2-3 tablespoons of olive oil
1 pound chorizo sausage, removed from its casing (or any other hot pork sausage)
1 large Vidalia Onion, chopped
1 jalapeño pepper, minced
2 cans of navy beans, rinsed and drained (about 15-16 ounces, can sizes tend to vary)
1 can of black beans, rinsed and drained (about 15-16 ounces, can sizes can vary)
1 cup ketchup
1/3 cup molasses
1/3 cup course grained mustard
1 teaspoon chili powder
1/2 cup firmly packed brown sugar
Salt and pepper
4 thick slab slices of bacon

Preheat the oven to 350 degrees fahrenheit.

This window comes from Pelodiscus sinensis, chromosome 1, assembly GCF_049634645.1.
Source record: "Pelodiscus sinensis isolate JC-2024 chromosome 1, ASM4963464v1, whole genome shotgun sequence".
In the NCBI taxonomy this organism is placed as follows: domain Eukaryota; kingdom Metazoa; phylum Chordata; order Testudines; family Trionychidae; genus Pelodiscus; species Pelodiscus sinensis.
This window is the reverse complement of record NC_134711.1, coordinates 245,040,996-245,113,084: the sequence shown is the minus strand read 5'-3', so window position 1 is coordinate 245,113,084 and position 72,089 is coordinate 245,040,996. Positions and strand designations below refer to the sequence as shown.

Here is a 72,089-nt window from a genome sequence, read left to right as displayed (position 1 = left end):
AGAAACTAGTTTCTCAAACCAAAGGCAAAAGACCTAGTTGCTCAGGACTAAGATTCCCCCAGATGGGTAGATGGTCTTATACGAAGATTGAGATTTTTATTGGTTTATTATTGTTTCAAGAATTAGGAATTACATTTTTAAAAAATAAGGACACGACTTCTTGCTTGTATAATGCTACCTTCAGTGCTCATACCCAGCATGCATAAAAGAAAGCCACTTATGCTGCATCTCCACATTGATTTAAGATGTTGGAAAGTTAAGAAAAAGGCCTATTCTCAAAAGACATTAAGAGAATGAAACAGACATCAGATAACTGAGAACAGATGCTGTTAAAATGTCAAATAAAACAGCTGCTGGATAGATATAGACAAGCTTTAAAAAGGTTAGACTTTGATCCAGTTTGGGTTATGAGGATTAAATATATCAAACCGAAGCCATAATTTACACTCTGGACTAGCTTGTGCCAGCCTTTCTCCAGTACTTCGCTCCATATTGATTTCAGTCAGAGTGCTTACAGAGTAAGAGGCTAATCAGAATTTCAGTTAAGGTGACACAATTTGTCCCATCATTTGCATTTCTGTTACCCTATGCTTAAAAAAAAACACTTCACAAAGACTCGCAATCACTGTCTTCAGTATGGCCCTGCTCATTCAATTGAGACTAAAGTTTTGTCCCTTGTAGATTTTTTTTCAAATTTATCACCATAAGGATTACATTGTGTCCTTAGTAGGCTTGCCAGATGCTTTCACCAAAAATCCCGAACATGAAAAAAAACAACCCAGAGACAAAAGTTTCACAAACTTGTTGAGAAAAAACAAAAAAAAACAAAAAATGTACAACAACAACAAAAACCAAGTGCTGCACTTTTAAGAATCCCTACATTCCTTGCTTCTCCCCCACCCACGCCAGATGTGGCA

Heat the oil in a dutch oven (I used my handy 5 quart) over medium heat. Cook the sausage, onion, and jalapeño pepper, until the sausage is cooked through. If there is a lot of liquid, drain. If not, add the beans, ketchup, molasses, mustard, chili powder, and brown sugar. Stir until well combined. Adjust seasonings, as needed, with salt and pepper. Place bacon on top. Bake covered for 30 minutes and uncovered until desired thickness (30 minutes or so). As you can see above, I like a really thick sauce, you can certainly leave it thinner with no loss of taste.